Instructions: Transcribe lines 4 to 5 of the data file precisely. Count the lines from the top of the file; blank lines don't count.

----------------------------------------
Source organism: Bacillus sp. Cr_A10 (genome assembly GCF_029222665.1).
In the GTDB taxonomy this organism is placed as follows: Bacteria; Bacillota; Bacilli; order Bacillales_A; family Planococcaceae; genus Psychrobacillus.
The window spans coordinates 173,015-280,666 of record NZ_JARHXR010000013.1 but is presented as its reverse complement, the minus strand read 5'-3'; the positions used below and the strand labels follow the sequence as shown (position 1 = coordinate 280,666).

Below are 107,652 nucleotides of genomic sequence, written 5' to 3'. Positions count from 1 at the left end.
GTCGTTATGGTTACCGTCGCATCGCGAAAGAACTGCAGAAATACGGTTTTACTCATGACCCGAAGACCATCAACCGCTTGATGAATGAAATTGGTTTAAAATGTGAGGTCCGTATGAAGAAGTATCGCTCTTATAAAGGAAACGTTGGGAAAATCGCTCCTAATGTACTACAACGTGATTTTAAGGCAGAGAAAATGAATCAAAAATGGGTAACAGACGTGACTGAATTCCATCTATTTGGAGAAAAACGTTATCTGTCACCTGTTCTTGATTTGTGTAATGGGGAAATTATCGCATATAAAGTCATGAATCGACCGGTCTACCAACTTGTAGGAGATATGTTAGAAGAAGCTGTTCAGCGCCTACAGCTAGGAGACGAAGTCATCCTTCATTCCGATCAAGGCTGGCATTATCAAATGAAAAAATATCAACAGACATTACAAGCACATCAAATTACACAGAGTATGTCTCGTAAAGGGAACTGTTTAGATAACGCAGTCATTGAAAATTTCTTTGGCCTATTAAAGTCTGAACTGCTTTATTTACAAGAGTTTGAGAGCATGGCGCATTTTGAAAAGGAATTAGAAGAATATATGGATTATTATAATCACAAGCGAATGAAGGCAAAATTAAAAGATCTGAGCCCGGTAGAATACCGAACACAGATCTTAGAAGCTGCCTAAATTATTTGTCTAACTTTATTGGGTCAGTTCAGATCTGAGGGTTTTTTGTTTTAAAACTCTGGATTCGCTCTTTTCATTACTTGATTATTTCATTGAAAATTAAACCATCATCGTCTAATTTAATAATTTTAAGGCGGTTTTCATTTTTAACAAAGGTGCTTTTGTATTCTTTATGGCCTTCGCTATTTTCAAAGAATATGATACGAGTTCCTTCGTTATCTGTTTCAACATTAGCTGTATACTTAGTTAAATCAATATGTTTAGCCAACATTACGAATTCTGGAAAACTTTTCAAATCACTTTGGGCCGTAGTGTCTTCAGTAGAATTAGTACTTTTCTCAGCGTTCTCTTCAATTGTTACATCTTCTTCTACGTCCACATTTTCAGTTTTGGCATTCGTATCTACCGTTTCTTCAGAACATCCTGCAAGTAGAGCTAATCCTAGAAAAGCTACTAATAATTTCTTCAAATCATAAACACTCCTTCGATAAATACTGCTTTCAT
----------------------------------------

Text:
Below are 107,652 nucleotides of genomic sequence, written 5' to 3'. Positions count from 1 at the left end.
GTCGTTATGGTTACCGTCGCATCGCGAAAGAACTGCAGAAATACGGTTTTACTCATGACCCGAAGACCATCAACCGCTTGATGAATGAAATTGGTTTAAAATGTGAGGTCCGTATGAAGAAGTATCGCTCTTATAAAGGAAACGTTGGGAAAATCGCTCCTAATGTACTACAACGTGATTTTAAGGCAGAGAAAATGAATCAAAAATGGGTAACAGACGTGACTGAATTCCATCTATTTGGAGAAAAACGTTATCTGTCACCTGTTCTTGATTTGTGTAATGGGGAAATTATCGCATATAAAGTCATGAATCGACCGGTCTACCAACTTGTAGGAGATATGTTAGAAGAAGCTGTTCAGCGCCTACAGCTAGGAGACGAAGTCATCCTTCATTCCGATCAAGGCTGGCATTATCAAATGAAAAAATATCAACAGACATTACAAGCACATCAAATTACACAGAGTATGTCTCGTAAAGGGAACTGTTTAGATAACGCAGTCATTGAAAATTTCTTTGGCCTATTAAAGTCTGAACTGCTTTATTTACAAGAGTTTGAGAGCATGGCGCATTTTGAAAAGGAATTAGAAGAATATATGGATTATTATAATCACAAGCGAATGAAGGCAAAATTAAAAGATCTGAGCCCGGTAGAATACCGAACACAGATCTTAGAAGCTGCCTAAATTATTTGTCTAACTTTATTGGGTCAGTTCAGATCTGAGGGTTTTTTGTTTTAAAACTCTGGATTCGCTCTTTTCATTACTTGATTATTTCATTGAAAATTAAACCATCATCGTCTAATTTAATAATTTTAAGGCGGTTTTCATTTTTAACAAAGGTGCTTTTGTATTCTTTATGGCCTTCGCTATTTTCAAAGAATATGATACGAGTTCCTTCGTTATCTGTTTCAACATTAGCTGTATACTTAGTTAAATCAATATGTTTAGCCAACATTACGAATTCTGGAAAACTTTTCAAATCACTTTGGGCCGTAGTGTCTTCAGTAGAATTAGTACTTTTCTCAGCGTTCTCTTCAATTGTTACATCTTCTTCTACGTCCACATTTTCAGTTTTGGCATTCGTATCTACCGTTTCTTCAGAACATCCTGCAAGTAGAGCTAATCCTAGAAAAGCTACTAATAATTTCTTCAAATCATAAACACTCCTTCGATAAATACTGCTTTCAT